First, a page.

In Sweden, well before daybreak and sometimes during the day, flakes of snow start falling like droplets of a white paint. But snow does not come down in huge quantities and as regularly as it used to be a quarter of a century ago due to dramatic changes on the behavior of global climate. "If you had come to Sweden 25 years ago" said a friend of mine "you would have seen snow almost knee deep" The pattern of climatic changes is clearly visible in the sky which sometimes expands within its margins and shrinks along its edges at other times while clouds clash to cancel out each other like two civilizations.
I have noticed that one must be careful walking on the wet roads that glisten with the ever-shining lights of the vehicles. Day and night vehicles are supposed to keep their lights on. On a clean slippery road I have once lost control over, though not fell down. From the desert to the snow, I thought there was a need for better adjustment. “Like cars fitted with winter tires, you need winter feet fitted within your feet”. I almost confided to myself.
As winter has stripped the trees naked, I saw some trees giving resistance to the seemingly irresistible seasonal changes, never yielding to the December pressure and it was this resilience that has rekindled some of my dormant thoughts of the past. Their stern determination reminded me how people struggled (and still struggling) for life in Mogadishu amid threats, wheezing bullets and bombardments. .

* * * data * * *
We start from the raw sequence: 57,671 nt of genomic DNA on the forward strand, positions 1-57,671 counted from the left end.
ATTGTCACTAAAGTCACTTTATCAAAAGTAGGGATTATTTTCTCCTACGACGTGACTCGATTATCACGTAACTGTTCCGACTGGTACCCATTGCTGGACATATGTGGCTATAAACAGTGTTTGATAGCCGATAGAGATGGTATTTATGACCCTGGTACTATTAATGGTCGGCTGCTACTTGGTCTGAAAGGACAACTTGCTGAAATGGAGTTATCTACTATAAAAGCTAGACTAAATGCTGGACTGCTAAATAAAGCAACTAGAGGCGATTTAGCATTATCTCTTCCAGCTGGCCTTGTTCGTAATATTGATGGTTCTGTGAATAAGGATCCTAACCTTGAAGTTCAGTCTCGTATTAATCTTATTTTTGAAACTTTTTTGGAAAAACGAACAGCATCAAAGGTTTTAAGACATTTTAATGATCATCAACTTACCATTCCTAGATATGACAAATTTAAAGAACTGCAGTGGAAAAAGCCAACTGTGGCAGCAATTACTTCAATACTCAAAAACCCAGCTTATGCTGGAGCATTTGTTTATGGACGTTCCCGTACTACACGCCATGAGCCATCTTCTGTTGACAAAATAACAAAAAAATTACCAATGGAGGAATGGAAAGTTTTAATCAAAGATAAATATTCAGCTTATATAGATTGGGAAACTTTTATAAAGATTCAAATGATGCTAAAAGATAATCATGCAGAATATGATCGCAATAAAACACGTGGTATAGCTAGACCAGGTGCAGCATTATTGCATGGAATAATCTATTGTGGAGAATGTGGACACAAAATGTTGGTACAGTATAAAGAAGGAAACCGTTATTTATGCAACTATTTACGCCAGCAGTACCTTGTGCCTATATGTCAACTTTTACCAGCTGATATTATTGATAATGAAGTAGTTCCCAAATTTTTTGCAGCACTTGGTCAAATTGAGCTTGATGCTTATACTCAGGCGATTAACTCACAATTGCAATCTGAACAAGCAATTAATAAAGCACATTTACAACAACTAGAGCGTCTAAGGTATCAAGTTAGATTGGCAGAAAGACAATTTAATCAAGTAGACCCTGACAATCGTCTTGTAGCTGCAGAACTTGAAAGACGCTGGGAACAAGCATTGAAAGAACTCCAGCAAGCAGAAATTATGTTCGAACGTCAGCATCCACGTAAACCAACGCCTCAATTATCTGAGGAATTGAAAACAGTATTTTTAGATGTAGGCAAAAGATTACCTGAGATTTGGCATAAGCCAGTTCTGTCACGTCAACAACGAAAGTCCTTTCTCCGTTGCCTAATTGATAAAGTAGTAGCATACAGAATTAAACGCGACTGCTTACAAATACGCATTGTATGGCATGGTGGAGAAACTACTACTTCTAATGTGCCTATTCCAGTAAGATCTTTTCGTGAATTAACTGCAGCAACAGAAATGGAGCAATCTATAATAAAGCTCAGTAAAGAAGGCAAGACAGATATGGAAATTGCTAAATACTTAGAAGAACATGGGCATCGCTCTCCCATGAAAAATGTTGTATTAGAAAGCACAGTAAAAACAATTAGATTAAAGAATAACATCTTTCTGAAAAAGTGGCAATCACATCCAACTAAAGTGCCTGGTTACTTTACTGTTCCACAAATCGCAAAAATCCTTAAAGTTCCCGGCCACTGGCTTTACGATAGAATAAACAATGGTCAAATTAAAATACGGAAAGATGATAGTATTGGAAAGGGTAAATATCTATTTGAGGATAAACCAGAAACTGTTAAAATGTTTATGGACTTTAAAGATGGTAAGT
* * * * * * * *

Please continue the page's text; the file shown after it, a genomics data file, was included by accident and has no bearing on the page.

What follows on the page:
I was barely three weeks in Sweden when the whole nation burst into lights of delight. Sweden started to shine from corner to corner as a sign of a welcome to the then approaching Christmas and New Year celebrations. In Somalia we have this kind of animated spirit during the time we prepare for traditional festivals, especially the ritual gatherings of Dab shidka and that of Istunka in Afgooye.
People And Transport